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Innovative Learning Environments (ILEs) for Schools

By April 13th, 2022No Comments
Lightbulb on top of a computer representing innovating learning.

Chalk and talk classrooms of the past are evolving. Schools embrace flexible learning solutions, modern technology and innovative student spaces. Innovative Learning Environments (ILEs) are helping schools meet the modern learning needs of students now and in the future, without compromising on structure and values.



Classrooms are transforming, based on new understandings about how students learn and what supports are needed. Flexible spaces, such as ILEs, allow for greater student choice regarding the best environment to meet their personal and learning needs, whether they’re working in small groups, individually or collectively as a class. Teachers create a range of flexible zones where students can feel focused, comfortable and ready to learn. While they may or may not have dedicated desks, students have the freedom to explore their dynamic environments rather than sitting in one spot for the entire lesson. There are options to collaborate on the couch, gather on some bean bags or dive in at a desk solo. Students are visually, mentally and physically inspired by their surrounding spaces.

“It’s a different type of learning space and it really engages the children.” Explains a Principal Paul Rayner, who offers students a dedicated STEM lab.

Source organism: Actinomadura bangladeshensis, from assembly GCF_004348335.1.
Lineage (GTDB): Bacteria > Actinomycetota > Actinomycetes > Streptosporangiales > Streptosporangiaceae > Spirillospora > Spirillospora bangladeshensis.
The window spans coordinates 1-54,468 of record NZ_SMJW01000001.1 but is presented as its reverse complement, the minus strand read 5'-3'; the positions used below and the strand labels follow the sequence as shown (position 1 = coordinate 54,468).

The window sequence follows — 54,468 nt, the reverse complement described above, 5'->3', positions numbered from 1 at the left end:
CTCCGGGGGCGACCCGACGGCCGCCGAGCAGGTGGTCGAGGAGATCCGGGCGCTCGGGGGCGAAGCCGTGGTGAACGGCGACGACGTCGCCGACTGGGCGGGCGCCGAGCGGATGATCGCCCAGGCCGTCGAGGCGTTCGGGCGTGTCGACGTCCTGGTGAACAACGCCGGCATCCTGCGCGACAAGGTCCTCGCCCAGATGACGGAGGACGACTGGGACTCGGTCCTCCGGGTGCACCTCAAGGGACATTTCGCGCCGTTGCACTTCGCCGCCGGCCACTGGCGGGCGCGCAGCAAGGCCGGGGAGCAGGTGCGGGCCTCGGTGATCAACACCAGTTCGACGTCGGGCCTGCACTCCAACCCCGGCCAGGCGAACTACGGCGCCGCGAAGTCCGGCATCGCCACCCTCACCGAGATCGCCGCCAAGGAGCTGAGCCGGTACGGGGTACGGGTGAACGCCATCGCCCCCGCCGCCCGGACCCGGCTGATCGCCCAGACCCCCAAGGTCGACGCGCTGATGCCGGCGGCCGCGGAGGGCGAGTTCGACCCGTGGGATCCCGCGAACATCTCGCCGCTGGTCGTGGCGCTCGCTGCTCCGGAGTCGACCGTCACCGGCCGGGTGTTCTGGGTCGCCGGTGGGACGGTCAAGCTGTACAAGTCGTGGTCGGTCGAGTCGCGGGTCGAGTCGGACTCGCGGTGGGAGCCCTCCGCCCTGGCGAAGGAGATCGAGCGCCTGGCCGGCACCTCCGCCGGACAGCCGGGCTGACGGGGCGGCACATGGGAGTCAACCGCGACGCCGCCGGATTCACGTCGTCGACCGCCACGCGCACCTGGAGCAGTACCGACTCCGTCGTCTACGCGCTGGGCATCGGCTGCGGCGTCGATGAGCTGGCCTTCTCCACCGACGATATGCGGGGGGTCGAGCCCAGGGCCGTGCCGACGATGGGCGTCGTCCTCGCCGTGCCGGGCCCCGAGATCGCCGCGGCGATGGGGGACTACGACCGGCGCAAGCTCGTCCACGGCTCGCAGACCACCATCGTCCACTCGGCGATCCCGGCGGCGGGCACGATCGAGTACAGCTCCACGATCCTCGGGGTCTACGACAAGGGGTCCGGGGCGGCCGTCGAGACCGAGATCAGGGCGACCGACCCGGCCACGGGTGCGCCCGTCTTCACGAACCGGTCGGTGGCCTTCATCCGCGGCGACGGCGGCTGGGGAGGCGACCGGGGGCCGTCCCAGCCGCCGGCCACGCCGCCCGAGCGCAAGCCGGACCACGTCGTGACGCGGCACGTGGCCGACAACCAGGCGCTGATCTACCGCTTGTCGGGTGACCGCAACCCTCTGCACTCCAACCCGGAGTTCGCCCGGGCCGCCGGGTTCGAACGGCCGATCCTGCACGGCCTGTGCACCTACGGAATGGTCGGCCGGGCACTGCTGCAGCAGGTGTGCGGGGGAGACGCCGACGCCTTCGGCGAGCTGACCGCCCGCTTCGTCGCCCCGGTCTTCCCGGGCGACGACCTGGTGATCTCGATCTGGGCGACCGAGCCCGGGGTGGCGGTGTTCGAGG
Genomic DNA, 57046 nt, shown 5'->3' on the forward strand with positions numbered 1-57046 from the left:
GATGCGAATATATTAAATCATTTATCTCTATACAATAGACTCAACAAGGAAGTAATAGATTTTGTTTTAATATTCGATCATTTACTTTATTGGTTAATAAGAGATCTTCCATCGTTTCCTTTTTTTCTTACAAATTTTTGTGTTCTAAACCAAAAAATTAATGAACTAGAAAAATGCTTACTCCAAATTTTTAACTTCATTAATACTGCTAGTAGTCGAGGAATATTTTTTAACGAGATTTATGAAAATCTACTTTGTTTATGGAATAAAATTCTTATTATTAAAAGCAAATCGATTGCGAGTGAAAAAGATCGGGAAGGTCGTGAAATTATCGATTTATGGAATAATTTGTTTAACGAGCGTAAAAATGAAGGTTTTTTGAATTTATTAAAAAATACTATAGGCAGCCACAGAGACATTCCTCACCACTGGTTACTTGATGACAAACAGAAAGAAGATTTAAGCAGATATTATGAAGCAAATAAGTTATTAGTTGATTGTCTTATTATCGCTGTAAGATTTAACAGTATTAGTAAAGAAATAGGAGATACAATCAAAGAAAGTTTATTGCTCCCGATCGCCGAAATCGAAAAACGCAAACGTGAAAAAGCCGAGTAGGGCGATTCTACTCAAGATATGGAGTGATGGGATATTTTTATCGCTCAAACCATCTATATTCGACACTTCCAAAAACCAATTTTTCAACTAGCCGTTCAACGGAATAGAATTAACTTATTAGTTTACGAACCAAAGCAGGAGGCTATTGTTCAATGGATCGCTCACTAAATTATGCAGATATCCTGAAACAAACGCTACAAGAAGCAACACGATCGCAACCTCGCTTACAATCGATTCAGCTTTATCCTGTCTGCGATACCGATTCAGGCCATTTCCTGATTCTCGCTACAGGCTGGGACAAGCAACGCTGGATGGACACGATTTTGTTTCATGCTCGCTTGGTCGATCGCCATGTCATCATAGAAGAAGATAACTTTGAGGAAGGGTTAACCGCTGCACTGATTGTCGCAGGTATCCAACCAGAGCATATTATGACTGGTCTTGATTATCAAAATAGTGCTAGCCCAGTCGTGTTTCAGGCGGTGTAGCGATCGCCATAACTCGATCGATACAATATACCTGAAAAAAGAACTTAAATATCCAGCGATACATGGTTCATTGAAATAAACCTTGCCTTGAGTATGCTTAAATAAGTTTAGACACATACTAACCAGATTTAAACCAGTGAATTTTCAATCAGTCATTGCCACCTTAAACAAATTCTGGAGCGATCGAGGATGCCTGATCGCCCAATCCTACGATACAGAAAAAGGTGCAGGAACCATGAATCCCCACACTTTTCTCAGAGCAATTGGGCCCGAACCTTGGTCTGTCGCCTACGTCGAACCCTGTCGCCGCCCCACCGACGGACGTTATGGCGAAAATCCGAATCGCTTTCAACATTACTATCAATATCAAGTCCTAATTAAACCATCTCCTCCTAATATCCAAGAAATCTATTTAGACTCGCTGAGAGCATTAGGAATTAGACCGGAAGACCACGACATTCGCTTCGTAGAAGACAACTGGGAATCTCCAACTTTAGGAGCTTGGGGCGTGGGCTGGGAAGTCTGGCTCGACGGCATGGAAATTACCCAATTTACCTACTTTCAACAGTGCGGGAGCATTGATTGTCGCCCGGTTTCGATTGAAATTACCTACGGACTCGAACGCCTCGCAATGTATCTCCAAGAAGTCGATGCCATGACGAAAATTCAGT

“It allows our students to think and work as scientists and mathematicians do. Students can use creativity and collaboration to explore the whole notion of science and mathematics in a real-world experience.”

For example, one STEM lab is set up for ‘vertical learning’. Whiteboard spaces on walls enable students to stand and problem solve their ideas. They can then return to their workspaces in the centre of the room, rather than working in a traditional classroom configuration. Students can look around and see what their peers are working on, providing opportunities for collaboration and engagement. The start of 2020 saw students tasked with a series of mini challenges, including the creation of bridges, boats, catapults and more. Kids were involved in every aspect of construction, from design phase through to manufacture.


Schools are choosing to adopt flexible learning solutions to cater to the needs of modern, 21st century learners. Today’s students are using critical thinking, problem solving, research and collaboration to further reinforce learning concepts. Students can choose the method of learning that suits their needs. This includes options such as writing, drawing or using technology such as videos and apps. This style of agile learning meets the individual needs of each student. It helps develop the critical skill of adaptability while boosting confidence, engagement and student outcomes. Teachers can also work in teams to generate shared learning experiences for a wider range of students. This encourages further collaboration and teamwork from leaders as well as peers.